Researchers from the University of Cincinnati examined the potential bio-fluids to test human health with tiny, portable sensors. They developed wearable technology by creating the world's first continuous-testing device that samples sweat as effectively as blood but in a non-invasive way and over many hours. Remarkably, many of the innovations in the field of biosensors and sweat technology were developed in Cincinnati (i.e. the first glucose monitor for diabetes).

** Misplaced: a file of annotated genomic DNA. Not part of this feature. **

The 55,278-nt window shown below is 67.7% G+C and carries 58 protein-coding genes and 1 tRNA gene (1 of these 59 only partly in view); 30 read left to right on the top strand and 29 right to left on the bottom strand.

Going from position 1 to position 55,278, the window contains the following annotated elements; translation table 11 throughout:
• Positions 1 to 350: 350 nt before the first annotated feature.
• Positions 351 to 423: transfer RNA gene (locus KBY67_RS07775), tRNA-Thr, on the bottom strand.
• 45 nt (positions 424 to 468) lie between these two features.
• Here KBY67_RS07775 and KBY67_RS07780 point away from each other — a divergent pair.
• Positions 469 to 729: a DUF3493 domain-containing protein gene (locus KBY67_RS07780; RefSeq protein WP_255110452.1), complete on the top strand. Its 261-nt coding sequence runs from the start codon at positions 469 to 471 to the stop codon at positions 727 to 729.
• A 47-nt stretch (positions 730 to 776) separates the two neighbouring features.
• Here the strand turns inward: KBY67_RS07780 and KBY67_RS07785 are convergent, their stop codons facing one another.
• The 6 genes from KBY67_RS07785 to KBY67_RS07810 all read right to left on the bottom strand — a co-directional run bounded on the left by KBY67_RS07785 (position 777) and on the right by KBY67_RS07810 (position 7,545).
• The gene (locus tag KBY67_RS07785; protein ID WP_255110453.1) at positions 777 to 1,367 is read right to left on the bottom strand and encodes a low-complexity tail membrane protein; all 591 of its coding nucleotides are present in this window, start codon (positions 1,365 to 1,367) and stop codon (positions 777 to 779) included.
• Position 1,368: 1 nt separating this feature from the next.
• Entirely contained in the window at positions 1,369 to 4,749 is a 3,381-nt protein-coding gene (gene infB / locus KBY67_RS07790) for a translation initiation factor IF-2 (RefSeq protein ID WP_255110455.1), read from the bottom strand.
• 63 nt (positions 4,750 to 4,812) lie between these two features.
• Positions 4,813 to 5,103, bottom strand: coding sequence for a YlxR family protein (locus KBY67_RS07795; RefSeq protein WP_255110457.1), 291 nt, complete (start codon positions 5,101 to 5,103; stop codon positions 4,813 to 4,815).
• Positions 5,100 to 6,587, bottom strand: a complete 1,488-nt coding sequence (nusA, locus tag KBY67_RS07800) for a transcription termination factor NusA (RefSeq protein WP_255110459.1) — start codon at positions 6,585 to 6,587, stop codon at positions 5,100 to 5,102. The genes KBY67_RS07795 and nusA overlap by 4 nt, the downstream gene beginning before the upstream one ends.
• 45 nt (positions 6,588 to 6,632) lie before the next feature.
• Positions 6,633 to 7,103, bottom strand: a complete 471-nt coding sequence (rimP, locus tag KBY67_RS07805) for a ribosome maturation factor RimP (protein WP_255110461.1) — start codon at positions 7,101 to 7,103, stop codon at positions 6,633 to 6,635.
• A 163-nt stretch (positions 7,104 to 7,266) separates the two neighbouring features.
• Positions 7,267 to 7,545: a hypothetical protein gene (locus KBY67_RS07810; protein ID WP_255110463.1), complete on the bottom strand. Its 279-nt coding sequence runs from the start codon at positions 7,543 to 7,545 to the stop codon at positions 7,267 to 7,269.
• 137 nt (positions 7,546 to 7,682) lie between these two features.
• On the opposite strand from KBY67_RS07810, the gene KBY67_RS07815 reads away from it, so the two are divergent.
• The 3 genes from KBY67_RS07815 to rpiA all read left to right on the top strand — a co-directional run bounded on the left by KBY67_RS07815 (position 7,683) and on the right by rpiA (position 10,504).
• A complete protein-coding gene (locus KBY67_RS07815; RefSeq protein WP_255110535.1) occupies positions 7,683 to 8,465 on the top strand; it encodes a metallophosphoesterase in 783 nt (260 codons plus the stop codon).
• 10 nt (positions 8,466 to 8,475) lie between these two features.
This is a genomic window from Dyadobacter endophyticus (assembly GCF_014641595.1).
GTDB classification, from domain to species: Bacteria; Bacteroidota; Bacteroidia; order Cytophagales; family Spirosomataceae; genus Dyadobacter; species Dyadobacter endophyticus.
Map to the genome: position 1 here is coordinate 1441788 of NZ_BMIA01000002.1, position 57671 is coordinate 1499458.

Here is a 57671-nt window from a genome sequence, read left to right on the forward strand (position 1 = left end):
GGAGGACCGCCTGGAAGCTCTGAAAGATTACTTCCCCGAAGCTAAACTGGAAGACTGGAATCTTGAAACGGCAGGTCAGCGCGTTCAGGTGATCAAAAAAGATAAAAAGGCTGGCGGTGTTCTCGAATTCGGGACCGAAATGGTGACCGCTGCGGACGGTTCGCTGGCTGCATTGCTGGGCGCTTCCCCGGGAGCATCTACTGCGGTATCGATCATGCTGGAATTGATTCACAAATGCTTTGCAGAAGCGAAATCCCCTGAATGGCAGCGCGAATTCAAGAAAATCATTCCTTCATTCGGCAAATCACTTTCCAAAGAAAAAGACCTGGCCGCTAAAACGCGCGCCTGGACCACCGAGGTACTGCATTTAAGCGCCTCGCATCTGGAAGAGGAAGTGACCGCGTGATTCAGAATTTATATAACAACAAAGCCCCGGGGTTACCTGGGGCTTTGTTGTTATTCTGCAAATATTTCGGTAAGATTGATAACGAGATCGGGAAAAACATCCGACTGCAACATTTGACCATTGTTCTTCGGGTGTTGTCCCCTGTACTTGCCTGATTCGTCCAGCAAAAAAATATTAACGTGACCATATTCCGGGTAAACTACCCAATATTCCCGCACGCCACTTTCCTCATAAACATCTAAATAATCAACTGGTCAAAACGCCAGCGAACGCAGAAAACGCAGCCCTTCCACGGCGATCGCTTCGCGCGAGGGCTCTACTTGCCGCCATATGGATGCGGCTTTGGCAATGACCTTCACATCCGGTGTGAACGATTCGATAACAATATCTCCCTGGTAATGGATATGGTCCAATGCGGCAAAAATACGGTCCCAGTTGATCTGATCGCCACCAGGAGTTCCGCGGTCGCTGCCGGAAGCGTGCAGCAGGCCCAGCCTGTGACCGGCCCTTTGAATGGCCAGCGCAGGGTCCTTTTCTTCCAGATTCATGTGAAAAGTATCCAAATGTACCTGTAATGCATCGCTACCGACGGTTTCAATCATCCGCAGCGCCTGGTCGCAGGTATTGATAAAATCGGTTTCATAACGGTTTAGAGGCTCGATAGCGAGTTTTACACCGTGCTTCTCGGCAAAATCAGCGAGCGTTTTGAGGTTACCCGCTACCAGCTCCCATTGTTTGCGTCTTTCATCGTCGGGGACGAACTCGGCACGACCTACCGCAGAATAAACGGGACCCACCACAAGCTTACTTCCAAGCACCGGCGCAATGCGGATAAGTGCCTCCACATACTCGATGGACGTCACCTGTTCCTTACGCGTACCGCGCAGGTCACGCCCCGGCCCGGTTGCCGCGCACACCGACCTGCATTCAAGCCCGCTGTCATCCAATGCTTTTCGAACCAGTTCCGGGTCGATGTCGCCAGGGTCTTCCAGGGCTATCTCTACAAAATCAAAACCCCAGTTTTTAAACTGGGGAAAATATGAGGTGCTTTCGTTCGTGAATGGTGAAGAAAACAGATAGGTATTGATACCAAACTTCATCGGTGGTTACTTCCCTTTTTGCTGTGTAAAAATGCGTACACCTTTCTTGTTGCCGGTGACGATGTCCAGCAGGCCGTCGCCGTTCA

Now researchers identified four waves of discovery when it comes to testing human health. First, doctors began drawing and shipping blood to labs in an invasive, time-consuming and labor-intensive process that patients still undergo today. After examining the use of saliva, tears and interstitial fluid, they concluded that sweat holds the most promise for non-invasive testing because it provides similar information as blood and its secretion rate can be controlled and measured.